I am old enough to remember when cigarettes were advertised on TV. I know, that seems like it must have been from another planet. In many ways it was! At some point, the transition in our culture away from tobacco produced TV ads that were created to demonstrate various aspects of the habit of smoking. One that was particularly powerful to me featured several little clips of a boy, probably about 3 or 4, imitating whatever he noticed his dad doing. If the dad picked up a stone and made it skip across a pond, the little boy followed. When the dad was hosing off the car after washing, the little boy pulled out is squirt gun to do the same. At the end of the ad, the dad and son are relaxing next to a tree and the dad pulls out a pack of cigarettes, lights it up and sets the pack of cigarettes on the ground between himself and his boy. Curiously, I found the ad I am referring to and you can see the 1967 ad at:
Times sure have changed! Or have they? Certainly the attitudes about smoking in our culture have changed but what about fathers and their children? Do children still imitate their dads? I think the answer is a resounding “yes”! I didn’t realize until many years after having supposedly “grown up” that I was pretty much addicted to trying to get my father’s approval. Looking back, now that he has been gone for nearly 2 years, I probably still have as many questions as answers to my complicated relationship with my dad.
First, I think I finally came to the conclusion that our relationship was complicated! Perhaps to say that and certainly to accept it was difficult. There were times that I longed to be around him and many of his quirky and folksy ways were perfectly fine. At other times I felt like being around my dad was like hearing nails on a chalkboard and anything he said was annoying. For the longest time, I just attributed it to him. I’m the normal one and he just isn’t “with it” or understand life now as it is.
It was also complicated because I found myself eager to report to him some success or event that I presumed would make him proud or bring a smile to his face. Sometimes they did and others not. I often remember feeling confused and even rejected because of these encounters. I would leave and get over it only to come back again and experience the same things. Eventually, I decided to just stay away.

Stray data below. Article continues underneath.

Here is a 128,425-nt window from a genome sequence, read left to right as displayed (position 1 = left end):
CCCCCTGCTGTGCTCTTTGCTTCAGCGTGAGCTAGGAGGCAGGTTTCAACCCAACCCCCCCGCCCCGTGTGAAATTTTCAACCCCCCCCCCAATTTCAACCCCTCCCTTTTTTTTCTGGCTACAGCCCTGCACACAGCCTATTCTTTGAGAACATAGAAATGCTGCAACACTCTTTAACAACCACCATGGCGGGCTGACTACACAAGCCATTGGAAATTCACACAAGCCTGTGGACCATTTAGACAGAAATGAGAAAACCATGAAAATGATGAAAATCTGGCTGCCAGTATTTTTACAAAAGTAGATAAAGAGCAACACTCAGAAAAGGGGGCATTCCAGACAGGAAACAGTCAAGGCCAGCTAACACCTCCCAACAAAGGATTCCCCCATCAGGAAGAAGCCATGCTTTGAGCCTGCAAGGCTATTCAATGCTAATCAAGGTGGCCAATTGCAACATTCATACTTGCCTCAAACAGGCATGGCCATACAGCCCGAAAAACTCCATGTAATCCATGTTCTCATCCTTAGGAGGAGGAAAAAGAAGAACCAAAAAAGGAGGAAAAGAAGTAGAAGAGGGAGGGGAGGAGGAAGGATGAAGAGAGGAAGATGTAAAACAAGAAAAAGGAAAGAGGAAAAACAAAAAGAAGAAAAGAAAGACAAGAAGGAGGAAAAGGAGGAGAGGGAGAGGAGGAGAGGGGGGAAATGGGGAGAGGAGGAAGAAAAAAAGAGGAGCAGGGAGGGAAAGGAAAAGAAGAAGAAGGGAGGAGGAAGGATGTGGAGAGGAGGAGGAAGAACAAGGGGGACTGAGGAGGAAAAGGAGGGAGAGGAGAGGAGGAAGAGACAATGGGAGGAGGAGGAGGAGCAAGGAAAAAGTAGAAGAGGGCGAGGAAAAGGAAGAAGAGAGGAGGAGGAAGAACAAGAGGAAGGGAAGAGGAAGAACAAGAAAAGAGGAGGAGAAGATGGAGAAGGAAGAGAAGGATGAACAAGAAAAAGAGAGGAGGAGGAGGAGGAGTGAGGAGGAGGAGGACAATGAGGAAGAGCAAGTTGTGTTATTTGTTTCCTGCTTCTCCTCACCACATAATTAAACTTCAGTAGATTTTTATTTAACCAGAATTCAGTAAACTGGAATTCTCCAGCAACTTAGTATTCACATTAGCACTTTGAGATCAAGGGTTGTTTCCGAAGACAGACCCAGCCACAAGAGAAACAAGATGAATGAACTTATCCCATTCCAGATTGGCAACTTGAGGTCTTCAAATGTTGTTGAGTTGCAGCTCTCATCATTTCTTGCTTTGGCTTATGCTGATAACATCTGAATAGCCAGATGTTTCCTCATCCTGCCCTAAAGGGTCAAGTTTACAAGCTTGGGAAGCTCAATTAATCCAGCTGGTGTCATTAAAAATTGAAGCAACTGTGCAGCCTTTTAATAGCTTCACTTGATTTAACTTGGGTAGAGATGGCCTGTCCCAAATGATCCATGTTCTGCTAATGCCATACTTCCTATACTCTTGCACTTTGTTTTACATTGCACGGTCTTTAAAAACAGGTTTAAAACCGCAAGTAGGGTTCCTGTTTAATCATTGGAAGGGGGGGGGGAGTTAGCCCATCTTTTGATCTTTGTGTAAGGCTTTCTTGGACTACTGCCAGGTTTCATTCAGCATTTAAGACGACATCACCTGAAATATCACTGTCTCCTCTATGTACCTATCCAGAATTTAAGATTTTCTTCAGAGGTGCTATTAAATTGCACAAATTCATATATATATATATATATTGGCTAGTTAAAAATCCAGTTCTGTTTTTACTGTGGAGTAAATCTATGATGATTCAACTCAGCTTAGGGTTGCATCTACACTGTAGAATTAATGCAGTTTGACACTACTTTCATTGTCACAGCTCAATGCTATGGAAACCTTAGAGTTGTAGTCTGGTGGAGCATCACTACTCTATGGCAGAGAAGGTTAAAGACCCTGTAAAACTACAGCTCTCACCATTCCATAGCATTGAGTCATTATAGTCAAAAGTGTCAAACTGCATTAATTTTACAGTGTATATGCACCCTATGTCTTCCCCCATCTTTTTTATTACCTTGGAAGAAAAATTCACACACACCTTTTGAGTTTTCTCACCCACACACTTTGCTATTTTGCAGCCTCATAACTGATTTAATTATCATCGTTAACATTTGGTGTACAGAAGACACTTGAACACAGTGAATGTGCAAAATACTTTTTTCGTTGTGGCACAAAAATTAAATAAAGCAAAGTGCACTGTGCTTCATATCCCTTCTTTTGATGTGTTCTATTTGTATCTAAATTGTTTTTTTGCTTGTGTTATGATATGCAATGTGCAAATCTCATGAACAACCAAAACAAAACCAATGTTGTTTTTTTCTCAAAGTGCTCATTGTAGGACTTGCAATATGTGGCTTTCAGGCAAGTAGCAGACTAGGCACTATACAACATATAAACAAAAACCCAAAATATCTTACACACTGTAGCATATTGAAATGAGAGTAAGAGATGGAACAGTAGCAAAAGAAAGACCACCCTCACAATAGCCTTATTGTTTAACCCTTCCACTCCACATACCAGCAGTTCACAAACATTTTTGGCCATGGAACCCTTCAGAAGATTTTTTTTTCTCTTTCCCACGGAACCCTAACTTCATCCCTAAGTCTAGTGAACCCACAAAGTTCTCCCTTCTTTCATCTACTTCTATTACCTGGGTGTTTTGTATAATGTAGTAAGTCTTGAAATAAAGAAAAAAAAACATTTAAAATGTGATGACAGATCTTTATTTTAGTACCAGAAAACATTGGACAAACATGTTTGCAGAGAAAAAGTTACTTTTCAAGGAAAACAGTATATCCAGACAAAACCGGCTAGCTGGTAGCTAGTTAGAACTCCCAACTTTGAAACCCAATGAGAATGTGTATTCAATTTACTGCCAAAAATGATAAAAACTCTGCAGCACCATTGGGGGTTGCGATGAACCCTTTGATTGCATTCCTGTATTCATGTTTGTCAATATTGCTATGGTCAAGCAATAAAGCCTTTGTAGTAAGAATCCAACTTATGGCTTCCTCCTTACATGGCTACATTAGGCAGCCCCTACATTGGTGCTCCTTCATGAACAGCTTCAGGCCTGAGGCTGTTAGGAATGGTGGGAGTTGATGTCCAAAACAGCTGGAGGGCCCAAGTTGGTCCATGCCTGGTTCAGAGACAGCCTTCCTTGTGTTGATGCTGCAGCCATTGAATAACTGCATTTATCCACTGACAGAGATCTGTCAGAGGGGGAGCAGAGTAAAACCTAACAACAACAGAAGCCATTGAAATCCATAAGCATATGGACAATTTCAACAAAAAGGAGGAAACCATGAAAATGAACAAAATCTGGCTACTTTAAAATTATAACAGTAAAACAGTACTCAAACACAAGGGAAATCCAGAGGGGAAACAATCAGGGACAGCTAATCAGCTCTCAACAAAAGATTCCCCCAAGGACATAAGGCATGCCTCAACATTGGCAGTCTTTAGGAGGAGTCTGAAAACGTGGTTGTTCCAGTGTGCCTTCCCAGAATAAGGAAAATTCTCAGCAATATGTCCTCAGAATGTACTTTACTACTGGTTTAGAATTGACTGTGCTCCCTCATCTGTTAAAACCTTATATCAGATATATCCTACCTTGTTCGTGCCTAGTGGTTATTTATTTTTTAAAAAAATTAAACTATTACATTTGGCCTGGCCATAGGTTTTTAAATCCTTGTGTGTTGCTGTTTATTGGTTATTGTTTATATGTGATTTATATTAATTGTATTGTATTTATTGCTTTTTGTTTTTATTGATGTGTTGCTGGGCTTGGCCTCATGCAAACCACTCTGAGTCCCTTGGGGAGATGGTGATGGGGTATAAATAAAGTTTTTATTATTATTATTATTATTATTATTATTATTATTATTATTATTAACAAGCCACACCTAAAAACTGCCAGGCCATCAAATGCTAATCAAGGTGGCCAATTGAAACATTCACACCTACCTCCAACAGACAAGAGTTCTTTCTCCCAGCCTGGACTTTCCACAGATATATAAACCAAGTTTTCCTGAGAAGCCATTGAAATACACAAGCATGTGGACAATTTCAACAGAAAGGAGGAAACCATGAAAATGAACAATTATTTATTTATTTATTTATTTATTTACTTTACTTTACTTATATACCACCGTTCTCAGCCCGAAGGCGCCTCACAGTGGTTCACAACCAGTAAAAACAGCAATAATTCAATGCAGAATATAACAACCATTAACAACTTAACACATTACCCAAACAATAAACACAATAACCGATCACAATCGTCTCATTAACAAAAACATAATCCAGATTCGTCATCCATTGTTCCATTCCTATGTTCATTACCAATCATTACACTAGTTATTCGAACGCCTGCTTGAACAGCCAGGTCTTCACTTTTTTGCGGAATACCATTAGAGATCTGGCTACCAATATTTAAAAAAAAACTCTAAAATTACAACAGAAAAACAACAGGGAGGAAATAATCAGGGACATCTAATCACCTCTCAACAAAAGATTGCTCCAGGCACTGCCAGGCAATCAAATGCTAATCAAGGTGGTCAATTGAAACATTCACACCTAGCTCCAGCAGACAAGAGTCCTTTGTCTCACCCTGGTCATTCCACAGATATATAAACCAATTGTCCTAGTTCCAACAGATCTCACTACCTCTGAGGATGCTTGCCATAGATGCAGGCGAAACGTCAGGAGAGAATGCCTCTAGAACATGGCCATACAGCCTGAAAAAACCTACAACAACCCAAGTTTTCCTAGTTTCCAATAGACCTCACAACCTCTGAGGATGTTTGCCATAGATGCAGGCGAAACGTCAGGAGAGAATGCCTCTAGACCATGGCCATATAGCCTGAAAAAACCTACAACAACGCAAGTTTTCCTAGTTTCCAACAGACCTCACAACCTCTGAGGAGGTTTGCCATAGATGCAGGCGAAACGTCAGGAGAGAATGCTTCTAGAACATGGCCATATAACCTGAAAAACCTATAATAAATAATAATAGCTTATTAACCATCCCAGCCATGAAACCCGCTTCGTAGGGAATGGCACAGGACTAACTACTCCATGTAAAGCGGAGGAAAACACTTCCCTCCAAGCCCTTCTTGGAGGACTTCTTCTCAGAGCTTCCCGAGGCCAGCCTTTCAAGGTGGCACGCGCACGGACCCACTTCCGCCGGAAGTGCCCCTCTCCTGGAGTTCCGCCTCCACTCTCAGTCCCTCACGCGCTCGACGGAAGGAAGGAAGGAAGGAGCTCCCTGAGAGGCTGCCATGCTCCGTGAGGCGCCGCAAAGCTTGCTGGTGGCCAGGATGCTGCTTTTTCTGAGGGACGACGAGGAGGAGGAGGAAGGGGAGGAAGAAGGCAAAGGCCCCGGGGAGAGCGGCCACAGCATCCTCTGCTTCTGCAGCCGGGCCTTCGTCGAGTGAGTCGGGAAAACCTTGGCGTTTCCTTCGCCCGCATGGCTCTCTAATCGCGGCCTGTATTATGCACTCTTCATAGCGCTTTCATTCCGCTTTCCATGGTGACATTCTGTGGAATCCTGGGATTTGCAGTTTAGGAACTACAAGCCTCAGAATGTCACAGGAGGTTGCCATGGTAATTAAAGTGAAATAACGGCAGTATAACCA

39 years ago I experienced my first Father’s Day as the honoree. I have always been extremely proud of my children and they have been a source of great joy. When the children started arriving my ability to stay from my dad became more difficult. It was the strangest thing. My children thought their grandpa, my dad, was about the greatest thing in the world! They couldn’t wait to see him and as I watched them interact I often wondered why that couldn’t be me. My children taught me a lot about my dad. They were able to see his attributes and yet also see his flaws. They just loved him!
I spent the last 7 years of my dad’s life as his chauffeur, advocate with doctors, accountant and go-fer. I am grateful for those years even though they were challenging and filled with many emotions. I cherish those moments because I finally was able to really get to know and understand my dad. Before, I would rarely ever confide in him my true feelings. I did my best to be nice and do what I felt was the responsible thing to be of help but something was missing. Slowly, the situation changed and something really improbable happened: we became friends.
Since his death in 2019 I have been reflecting upon all this as well as the relationship with my own children and grandchildren. I am happy to report that my children relate to me much better that I did with my dad. They are gracious with me and only occasionally do I see them roll their eyes when I do something tragically “unhip”! I think about the stuff that they must be dealing with as a result of living near me for about 18 years. Did they always really sense how much I loved them? Did I celebrate their achievements in a way that was what they needed? Do they know that I know that relationships are complicated?
This Sunday as our culture celebrates fathers I will be remembering a very good one and thanking God for giving me what I needed. I will also be praying that he helps me to be what my children need as they navigate the next phases of their lives. Happy Father’s Day!